Street musicians in Pompeii
This entry was posted on December 15, 2016.
We’re in the final phase of the layout stage for issue 8 of Ancient History magazine. Next Monday, it should be sent off to the printer’s. At the same time, issue 9, on Athens in the age of Plato, has been planned out and most of the illustrators have also been assigned. In the meantime, I’m also working on my last issue of Ancient Warfare (X.6), which will deal with the Year of Four Emperors (AD 69).
Lots of work to do, in other words, and what better way to work than to the sound of music? It brought to mind a fresco that I’ve seen in the National Archaeological Museum of Naples. Though it must have originally been fixed to the floor, the museum has most mosaics, including this one from Pompeii, framed like paintings and suspended from the wall. Here’s a photo I took of it:
Mosaics are made out of hundreds if not thousands of tiny stones called tesserae. Using different colours, the original artists were able to create images of different figures and scenes, rendered three-dimensional through their careful use of shading.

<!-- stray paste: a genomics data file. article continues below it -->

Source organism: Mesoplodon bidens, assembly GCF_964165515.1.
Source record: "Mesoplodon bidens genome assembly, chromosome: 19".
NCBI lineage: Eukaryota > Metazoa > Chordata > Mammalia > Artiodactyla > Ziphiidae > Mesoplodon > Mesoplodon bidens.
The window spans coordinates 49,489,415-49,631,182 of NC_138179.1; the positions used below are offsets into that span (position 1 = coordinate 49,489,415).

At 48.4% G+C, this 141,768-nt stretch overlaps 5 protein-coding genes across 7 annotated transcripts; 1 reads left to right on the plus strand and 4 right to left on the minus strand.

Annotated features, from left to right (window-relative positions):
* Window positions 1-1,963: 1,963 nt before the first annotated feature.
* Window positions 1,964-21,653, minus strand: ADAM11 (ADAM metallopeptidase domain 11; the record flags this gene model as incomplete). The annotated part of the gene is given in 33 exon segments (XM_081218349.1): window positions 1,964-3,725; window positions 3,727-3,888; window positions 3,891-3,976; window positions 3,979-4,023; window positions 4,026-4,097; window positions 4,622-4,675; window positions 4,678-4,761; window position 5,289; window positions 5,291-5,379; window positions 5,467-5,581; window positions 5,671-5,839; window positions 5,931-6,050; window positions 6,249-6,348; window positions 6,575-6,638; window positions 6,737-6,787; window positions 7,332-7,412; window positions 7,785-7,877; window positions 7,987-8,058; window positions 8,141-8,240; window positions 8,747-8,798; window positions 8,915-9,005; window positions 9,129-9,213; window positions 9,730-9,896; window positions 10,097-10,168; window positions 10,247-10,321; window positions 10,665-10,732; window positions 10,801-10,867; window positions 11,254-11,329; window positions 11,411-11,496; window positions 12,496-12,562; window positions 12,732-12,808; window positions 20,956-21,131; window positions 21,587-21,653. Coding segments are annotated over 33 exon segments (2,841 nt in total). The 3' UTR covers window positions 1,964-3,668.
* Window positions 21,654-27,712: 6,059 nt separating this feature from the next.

The sentence in the top left corner reads in ancient Greek: ‘Dioscourides of Samos made this’. The Romans admired the Greeks for their art and this style of fine mosaic was much loved by art collectors of the later Hellenistic period in particular, especially after the mid-second century BC. It was found in the so-called ‘House of Cicero’, which includes another mosaic signed by Dioscourides. Since it’s mentioned specifically that Dioscourides came from Samos, it seems likely that he worked elsewhere, but whether this was in Pompeii or not cannot be said for certain. It’s also possible that Dioscourides was the creator of the wall-painting that served as the model for this mosaic.
This mosaic depicts a group of what are generally thought to have been street musicians or buskers. The men play a tamourine and cymbals, while the woman at the left plays the aulos or double-flute. The fact that they wear masks suggests that they are also actors, performing a scene from a play. Which play has long been the subject of discussion, but some believe it to be a scene from Theophoroumene (‘The Possessed Girl’) by the Greek playwright Menander (342/1–ca. 290 BC), of which only fragments remain.
Pictures like these give an idea of what life might have been like in the ancient world that texts alone cannot reveal. Pay particular attention to the colourful clothes worn by these musicians. Executed in exquisite detail, we can almost hear the music that they’re making.
Everyday life in Pompeii will be the subject of Ancient History magazine issue 13. You can read more about it on the editorial plan. Proposals are welcome on this and other topics.